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- Silicon 101 - Introduction to silicon (1/3)
Silicon 101: Introduction to silicon (1/3)
Silicon, when crystalline and ultra-pure, is a blue-grey, crystalline solid with a glossy, metallic sheen. First isolated in 1824 by Berzelius, silicon has atomic number 14, and is a metalloid with semiconducting properties. In this article, we take a look at this remarkable element, and how its properties underpin its many uses, which go far beyond the well-known electronics and solar cells.
If all you associate with silicon are integrated circuits and solar cells, you’re not alone: these applications of element number 14 have certainly attracted the bulk of the attention over the past few decades. But important and widespread as these applications are, there’s much more that’s worth knowing about silicon.
So in this article we’ll aim not just to outline silicon’s structure and properties, but to explain how they influence the myriad of ways in which silicon and its compounds contribute to our lives – from concrete to cosmetics.
When was silicon isolated?
Given that silicon is such an abundant element on Earth, its isolation as a pure element was far from straightforward. In 1789, Antoine Lavoisier had proposed that quartz (which we’re familiar with as silicon dioxide) was likely to be a compound of oxygen with an as-yet undiscovered but very common element. Unfortunately, his work was brought to a halt by the French Revolution, meaning that there was a delay before anyone was able to make further progress.
So it was not until 1811 that silicon was first isolated, when Joseph Gay Lussac and Louis Jacques Thénard treated silicon tetrachloride with potassium metal. From their description, the material they obtained must have been very impure, although oddly they didn’t make efforts to purify or study it further.
Instead, it was left to Jöns Jacob Berzelius to take the final step to prepare the pure element. This he did in 1824, by heating potassium fluorosilicate with potassium, giving a crude form of amorphous silicon, which he was able to purify simply by treating it with water.
Berzelius gave his new element the name silicium – from the Latin silex or silicis meaning flint. But seven years later in 1831, Thomas Thomson put forward the view that the element’s lack of metallic properties meant that it was better considered a non-metal. He therefore proposed that the ending should be changed to -on, to match the non-metals boron and carbon, giving the English name silicon that we use today.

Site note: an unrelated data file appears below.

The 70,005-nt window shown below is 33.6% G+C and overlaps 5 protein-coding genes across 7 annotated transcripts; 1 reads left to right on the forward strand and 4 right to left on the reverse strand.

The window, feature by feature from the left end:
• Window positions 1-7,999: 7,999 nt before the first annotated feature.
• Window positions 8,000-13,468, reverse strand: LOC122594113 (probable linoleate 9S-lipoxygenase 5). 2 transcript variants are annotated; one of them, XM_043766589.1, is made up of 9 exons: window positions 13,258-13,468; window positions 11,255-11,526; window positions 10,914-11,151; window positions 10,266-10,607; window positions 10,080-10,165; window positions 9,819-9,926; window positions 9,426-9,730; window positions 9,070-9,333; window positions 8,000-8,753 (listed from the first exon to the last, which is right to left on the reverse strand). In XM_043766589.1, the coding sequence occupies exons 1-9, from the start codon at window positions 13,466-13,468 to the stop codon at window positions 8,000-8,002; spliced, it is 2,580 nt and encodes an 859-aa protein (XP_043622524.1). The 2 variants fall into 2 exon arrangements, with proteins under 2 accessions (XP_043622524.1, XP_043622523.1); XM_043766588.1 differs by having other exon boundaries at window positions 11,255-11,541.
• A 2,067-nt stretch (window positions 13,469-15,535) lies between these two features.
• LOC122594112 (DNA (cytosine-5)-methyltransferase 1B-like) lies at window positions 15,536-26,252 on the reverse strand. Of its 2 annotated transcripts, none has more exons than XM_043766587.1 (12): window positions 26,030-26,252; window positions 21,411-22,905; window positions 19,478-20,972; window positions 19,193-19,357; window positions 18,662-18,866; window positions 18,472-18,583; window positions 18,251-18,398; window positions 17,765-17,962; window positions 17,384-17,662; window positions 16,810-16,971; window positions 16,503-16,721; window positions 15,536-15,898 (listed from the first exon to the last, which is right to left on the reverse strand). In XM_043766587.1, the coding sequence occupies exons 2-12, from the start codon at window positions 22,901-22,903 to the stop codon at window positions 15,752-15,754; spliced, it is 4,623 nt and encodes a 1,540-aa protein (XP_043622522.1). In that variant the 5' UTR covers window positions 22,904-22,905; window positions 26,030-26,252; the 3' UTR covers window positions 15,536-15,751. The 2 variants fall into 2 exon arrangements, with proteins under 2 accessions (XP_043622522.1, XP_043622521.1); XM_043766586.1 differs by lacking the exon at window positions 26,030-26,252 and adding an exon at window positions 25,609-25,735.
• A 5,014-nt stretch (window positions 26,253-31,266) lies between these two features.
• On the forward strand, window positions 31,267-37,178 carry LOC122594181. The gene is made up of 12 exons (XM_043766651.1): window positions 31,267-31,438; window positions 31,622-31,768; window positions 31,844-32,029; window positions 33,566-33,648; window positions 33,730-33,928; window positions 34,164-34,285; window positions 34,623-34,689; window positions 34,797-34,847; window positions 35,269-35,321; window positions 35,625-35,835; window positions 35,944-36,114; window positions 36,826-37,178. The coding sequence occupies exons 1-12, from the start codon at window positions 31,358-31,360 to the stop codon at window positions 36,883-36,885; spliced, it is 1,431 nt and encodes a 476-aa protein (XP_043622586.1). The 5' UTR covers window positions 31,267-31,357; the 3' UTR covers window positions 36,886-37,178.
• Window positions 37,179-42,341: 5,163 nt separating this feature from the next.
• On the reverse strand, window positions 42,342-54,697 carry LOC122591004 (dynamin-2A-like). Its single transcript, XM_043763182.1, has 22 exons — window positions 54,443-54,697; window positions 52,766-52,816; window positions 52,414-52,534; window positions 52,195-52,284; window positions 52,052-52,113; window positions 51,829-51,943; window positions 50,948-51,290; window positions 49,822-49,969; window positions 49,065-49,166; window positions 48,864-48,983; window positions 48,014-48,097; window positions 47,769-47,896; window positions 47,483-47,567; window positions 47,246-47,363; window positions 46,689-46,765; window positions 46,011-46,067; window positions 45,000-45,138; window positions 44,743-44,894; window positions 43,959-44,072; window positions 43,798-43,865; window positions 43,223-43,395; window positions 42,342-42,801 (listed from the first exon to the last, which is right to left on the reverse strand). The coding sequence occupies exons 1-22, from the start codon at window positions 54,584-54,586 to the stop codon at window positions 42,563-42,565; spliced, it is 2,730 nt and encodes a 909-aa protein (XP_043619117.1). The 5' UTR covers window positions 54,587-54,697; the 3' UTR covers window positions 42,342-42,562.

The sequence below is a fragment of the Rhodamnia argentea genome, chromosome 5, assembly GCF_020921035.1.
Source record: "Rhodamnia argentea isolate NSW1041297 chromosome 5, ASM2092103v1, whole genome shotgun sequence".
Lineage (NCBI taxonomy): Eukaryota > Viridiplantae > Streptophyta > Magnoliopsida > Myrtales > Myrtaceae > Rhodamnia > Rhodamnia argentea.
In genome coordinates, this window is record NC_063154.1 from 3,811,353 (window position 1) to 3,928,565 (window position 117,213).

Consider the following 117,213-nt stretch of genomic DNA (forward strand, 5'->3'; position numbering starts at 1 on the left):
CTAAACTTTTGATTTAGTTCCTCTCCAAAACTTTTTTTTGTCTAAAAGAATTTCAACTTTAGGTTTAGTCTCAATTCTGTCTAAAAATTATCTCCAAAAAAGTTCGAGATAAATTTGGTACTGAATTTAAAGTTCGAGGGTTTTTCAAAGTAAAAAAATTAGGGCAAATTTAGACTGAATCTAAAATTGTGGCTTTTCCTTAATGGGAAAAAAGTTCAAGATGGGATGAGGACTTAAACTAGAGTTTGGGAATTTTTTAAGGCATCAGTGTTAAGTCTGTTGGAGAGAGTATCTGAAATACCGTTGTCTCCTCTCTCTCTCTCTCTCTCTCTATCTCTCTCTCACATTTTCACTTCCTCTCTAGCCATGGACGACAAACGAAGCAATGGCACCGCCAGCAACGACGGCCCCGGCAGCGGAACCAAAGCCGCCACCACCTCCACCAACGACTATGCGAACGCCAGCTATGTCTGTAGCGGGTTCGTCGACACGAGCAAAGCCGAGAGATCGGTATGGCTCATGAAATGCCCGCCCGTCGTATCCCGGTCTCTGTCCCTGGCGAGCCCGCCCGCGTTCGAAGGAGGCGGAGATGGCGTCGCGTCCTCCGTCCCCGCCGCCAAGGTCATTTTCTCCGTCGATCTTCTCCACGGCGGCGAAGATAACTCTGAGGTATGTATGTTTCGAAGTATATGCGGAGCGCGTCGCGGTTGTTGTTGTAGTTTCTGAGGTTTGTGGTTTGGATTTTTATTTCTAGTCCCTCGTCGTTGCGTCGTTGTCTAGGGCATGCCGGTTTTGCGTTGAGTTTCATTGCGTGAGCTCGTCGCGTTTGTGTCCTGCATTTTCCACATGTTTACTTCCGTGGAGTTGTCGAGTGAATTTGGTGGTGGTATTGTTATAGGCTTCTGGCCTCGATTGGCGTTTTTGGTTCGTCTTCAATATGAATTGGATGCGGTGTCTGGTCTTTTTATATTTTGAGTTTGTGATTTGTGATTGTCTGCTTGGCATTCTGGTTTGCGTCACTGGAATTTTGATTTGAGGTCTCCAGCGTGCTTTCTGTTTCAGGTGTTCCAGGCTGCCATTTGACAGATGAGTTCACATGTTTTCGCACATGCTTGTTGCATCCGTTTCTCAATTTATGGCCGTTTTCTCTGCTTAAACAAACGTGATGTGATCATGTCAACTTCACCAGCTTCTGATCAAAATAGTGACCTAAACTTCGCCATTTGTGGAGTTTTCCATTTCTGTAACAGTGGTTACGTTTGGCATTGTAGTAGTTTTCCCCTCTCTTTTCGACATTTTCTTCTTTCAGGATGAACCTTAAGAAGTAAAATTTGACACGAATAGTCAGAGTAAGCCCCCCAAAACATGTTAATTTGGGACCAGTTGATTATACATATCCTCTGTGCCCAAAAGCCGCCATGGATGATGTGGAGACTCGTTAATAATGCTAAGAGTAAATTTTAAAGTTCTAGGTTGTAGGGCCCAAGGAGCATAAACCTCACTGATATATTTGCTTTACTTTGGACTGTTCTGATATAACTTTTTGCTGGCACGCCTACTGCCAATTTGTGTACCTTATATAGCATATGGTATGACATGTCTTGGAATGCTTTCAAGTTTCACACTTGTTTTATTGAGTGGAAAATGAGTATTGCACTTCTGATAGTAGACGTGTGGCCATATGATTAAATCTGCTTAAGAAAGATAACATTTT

What are the allotropes of silicon?
The amorphous silicon mentioned above, also known as a-silicon, is one of two allotropes of silicon, and takes the form of a brown powder. The exact structure of this material has always been elusive, but the latest thinking is that although there is no long-range order, the vast majority of the atoms are bonded to four others in a tetrahedral arrangement, albeit with a small percentage of three- or five-bonded atoms (‘coordination defects’).
The other allotrope, now known as crystalline silicon or c-silicon, was discovered later, in 1854, when Henri Deville, having accidentally produced aluminium silicide (Al4Si3), treated it with water to yield shiny platelets of crystalline silicon. With each atom tetrahedrally coordinated, the local structure of crystalline silicon has similarities to amorphous silicon, but the perfect ‘diamond cubic’ lattice significantly enhances its properties.
Two other terms in common use are worth clarifying here. Polycrystalline silicon (or ‘polysilicon’) contains randomly oriented crystallites of crystalline silicon that are typically 0.1–1 µm in size, while multicrystalline silicon usually refers to cases where the crystals are larger than 1 mm.
Silicon’s place on the periodic table
Silicon has atomic number 14, meaning that it has 14 protons and 14 electrons, with the most common isotope 28Si therefore containing 14 neutrons. Placed in the ‘p-block’ of the periodic table, it sits in row 3, between aluminium and phosphorus, and in group 14, being neighbored by carbon and germanium. Like these, it has four valence electrons, which has major implications for its bonding patterns.
The main isotope, 28Si, is stable and has a natural isotopic abundance of just over 92%, with the remaining 8% made up from two lesser-known stable isotopes, namely 29Si (which has minor applications in material sciences) and 30Si. These are sufficient to nudge the relative atomic mass of naturally-occurring silicon up to 28.0855. The most long-lived of the radioactive isotopes of silicon, 32Si, has a half-life of 172 years, and is used as an environmental tracer and for radiodating.
How was silicon formed?
Like the vast majority of heavier elements, virtually all the silicon we see around us today was formed billions of years ago in the cores of very massive stars that had used up their lighter elements, when their temperature had risen sufficiently to fuse together heavier nuclei.
In fact, the nucleus of the commonest isotope 28Si is a key stepping stone in that process, being formed at a temperature of about 2 × 109 K from the fusion of two 16O nuclei during the so-called oxygen-burning process (along with the release of a helium nucleus). Recent research suggests that silica itself is also formed in supernovae, explaining its widespread presence in cosmic dust and meteorites.
The abundance of silicon
As well as being found in space, silicon is also abundant on Earth, and in fact the element comprises 28% of the Earth’s crust by weight, second only behind oxygen (at 47%).
Perhaps then it is no coincidence that the vast majority of this silicon is bound up with oxygen, in the form of silica (quartz or SiO2) or one of the hundreds of known silicate minerals, which comprise SiO42– tetrahedra interspersed with metal cations.
Frequently Asked Question
Is silicon a metal or non-metal?